Established 1826 — Oldest College Newspaper West of the Alleghenies

300 words: telling stories in seconds

Some stories delve deeply into the lives of their subjects. Others seek to capture the human condition in just a few words. Modeled after journalist Brady Dennis’ 300 word stories that explore the unfiltered intimacy of the everyday, these pieces, written by first-year students, offer a glimpse into the untold experiences of college life. 

Confessions of an ex-introvert

Skyler Perry, The Miami Student

It was one in the morning and a freshman girl with straight black hair and a simple grey sweatshirt sat in the first-floor lobby of Hepburn Hall. Her head had been buried in a programming textbook for hours. She told me to call her Jessica.  

Jessica likes it here in the United States, but she’s worried about the oncoming cold. She’s never owned a winter coat before; there was no reason to in 100-degree Vietnam. According to her, Ohio weather is really strange. 

After applying to Drexel University and the University of Wisconsin, she chose to come to Miami because it was affordable. Jessica knew she wanted to study abroad since entering secondary school in Vietnam. 

18-year-old Jessica will likely see snow for the first time over winter break. She’d prefer to go home and visit her family, but they don’t have the money.

Jessica didn’t seem upset. 

“Hopefully next year,” she told me.

Jessica’s favorite place to eat is Garden Commons. Her favorite meal is the stir fry. Sometimes she eats milk and cookies for dessert. She likes to go Uptown with her friends on the weekend to get pizza. Jessica badly misses the Vietnamese food “pho.” I pronounce it wrong and she corrects me; we laugh and chatter about it.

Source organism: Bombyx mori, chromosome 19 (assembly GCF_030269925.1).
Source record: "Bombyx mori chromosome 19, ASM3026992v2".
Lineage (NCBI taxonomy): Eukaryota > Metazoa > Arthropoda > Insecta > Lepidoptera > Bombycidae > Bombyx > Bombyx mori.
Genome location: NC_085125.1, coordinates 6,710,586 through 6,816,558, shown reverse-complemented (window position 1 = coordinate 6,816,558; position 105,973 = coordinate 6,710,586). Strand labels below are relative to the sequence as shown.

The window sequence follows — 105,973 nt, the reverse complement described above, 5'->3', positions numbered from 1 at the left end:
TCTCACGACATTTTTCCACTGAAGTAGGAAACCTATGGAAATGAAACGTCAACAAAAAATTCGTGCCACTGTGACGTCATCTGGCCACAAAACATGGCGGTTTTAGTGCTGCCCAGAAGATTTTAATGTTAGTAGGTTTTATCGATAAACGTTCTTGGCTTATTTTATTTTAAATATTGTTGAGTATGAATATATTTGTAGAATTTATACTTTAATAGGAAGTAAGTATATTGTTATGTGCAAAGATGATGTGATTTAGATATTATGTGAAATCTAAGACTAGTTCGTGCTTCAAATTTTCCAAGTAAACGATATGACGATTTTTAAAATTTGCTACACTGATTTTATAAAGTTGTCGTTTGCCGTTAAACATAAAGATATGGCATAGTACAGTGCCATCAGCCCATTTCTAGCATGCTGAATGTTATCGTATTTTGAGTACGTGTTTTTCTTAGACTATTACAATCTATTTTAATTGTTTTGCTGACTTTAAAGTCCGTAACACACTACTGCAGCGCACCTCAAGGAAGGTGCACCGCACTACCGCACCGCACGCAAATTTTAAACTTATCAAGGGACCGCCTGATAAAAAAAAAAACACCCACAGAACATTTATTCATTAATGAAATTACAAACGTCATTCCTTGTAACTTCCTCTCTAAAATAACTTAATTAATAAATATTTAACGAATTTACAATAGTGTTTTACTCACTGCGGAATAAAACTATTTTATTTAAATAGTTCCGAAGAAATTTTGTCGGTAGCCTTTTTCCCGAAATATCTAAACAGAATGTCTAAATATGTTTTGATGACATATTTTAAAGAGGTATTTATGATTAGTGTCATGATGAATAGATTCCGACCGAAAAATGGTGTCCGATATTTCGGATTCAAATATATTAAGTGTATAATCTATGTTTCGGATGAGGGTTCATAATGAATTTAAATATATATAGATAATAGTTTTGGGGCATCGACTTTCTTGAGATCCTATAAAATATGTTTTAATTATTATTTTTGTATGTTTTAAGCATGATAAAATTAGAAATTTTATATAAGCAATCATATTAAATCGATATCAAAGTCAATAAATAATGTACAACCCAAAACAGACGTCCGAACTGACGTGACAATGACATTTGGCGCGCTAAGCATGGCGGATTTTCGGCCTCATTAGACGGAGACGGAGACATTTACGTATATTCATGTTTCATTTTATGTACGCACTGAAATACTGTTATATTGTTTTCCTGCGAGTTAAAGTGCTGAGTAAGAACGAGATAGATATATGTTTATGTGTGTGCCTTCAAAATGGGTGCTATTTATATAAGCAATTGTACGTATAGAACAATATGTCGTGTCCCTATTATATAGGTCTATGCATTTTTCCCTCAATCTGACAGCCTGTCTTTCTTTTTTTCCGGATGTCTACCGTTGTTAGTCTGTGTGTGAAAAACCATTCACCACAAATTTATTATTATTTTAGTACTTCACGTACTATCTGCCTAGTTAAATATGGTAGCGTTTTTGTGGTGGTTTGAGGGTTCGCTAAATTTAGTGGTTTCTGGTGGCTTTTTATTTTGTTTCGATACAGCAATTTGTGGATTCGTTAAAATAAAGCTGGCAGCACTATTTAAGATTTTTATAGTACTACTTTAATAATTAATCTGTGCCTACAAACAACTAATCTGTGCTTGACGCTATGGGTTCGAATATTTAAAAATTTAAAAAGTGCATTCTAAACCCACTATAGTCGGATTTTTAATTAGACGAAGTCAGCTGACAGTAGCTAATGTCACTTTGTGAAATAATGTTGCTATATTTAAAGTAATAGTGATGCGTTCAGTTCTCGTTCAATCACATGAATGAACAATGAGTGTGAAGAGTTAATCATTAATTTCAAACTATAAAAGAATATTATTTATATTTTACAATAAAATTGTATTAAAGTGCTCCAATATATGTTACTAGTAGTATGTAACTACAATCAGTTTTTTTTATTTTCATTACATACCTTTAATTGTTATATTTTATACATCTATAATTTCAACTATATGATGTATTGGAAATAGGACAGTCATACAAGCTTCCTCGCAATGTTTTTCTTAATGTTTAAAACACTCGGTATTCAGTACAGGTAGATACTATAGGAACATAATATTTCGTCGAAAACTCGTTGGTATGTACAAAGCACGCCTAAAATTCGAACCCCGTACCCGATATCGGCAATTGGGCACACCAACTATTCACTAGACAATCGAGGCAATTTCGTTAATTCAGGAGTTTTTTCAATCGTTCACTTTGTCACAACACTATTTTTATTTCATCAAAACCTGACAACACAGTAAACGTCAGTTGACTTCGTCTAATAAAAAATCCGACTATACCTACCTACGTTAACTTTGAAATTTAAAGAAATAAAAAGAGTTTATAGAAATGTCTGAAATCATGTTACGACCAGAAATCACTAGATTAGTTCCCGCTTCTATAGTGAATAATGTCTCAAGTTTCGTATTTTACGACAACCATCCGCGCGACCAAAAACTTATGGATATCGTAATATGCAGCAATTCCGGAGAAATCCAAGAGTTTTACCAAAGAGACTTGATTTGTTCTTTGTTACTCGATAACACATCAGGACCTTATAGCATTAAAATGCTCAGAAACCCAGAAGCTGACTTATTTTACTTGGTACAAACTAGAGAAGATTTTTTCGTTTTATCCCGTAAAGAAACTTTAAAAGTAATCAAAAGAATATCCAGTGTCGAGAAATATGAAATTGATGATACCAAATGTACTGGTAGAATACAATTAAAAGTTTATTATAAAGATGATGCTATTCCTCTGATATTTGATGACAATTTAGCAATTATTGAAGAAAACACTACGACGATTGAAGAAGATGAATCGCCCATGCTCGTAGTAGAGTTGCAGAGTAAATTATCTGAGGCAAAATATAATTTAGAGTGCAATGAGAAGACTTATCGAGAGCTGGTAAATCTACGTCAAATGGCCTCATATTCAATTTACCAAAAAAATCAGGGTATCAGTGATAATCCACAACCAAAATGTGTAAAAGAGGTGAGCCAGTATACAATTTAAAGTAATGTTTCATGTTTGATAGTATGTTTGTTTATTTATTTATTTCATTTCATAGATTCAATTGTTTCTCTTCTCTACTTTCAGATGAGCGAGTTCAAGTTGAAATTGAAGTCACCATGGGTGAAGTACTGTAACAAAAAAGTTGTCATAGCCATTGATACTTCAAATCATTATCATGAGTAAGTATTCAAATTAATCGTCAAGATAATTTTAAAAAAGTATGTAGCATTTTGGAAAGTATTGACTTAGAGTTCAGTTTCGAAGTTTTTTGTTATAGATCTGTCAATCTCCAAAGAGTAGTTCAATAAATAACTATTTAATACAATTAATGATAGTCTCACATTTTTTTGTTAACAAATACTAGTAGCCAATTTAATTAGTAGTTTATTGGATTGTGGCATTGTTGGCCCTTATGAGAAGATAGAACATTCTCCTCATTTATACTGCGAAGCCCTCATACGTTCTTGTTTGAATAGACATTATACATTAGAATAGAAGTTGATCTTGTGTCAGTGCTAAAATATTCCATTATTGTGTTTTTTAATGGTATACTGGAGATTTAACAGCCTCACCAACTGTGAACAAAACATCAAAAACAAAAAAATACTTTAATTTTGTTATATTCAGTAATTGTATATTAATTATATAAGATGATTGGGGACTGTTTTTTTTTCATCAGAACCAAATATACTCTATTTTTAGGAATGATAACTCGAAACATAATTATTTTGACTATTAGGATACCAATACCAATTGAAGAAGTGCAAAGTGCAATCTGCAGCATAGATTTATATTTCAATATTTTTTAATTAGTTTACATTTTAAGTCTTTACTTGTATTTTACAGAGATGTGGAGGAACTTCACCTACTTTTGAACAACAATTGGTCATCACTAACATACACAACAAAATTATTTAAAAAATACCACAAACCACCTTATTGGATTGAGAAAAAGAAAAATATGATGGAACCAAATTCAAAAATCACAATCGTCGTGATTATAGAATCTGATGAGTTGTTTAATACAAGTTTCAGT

Jessica told me that our conversation could have never happened back home; she used to be extraordinarily shy. It took Jessica traveling 8,000 miles from her home to reinvent herself. 

Scared before boarding the plane for America, but now confident and comfortable, she hopes to become a permanent resident. She is close with her family and misses them dearly but not consistently. Like most college kids, Jessica has been enjoying her freedom. 

Enjoy what you're reading?
Signup for our newsletter

We make shopping plans and exchange numbers before heading to bed.

perrysl2@miamioh.edu 

A chance romance

By Lexi Whitehead, The Miami Student

They both happened to enter a giveaway at Goggin Ice Center during Welcome Weekend.

They both happened to be leaving Martin Dining Hall when it was announced that they were the two winners. Their prizes: Miami blankets.

They both happened to be at the same party on a Saturday night. She was pulling her friends through the crowd and, literally, ran into him. 

They laughed at their multiple, coincidental run-ins and decided to plan their next one.

He did not kiss her goodnight after their first night out. She went for a kiss and he went for a hug. She says it kept her humble.

She did not want a boyfriend. He was looking for something serious.

But he liked her so much that he agreed to keep things casual and didn’t pressure her into anything more.

So they just kept hanging out. 

When she was bored and wanted to talk to someone, she automatically texted him. When she was lonely in her dorm one night, she asked him to come over and cuddle.

They hung out almost every day for a week.

He fit almost every requirement on her perfect-guy-checklist, one which her mom believes to be too unrealistic. He accompanied her to a club meeting she was nervous about. She was slightly jealous of his beautiful female friends.

They slow danced on the roof of Thomson Hall at night to a Frank Sinatra song.

“I really wanna call you my girlfriend,” he told her. 

She finally gave in to the feelings she had been repressing. 

“Well then, you can call me your girlfriend,” she replied. “I don’t know why I’m resisting.”

They tell anyone who will listen about each other, including the ladies at the Goggin office who gave them their prizes.

“Thanks for the blanket and the boyfriend,” she told them.

whitehan@miamioh.edu

Comments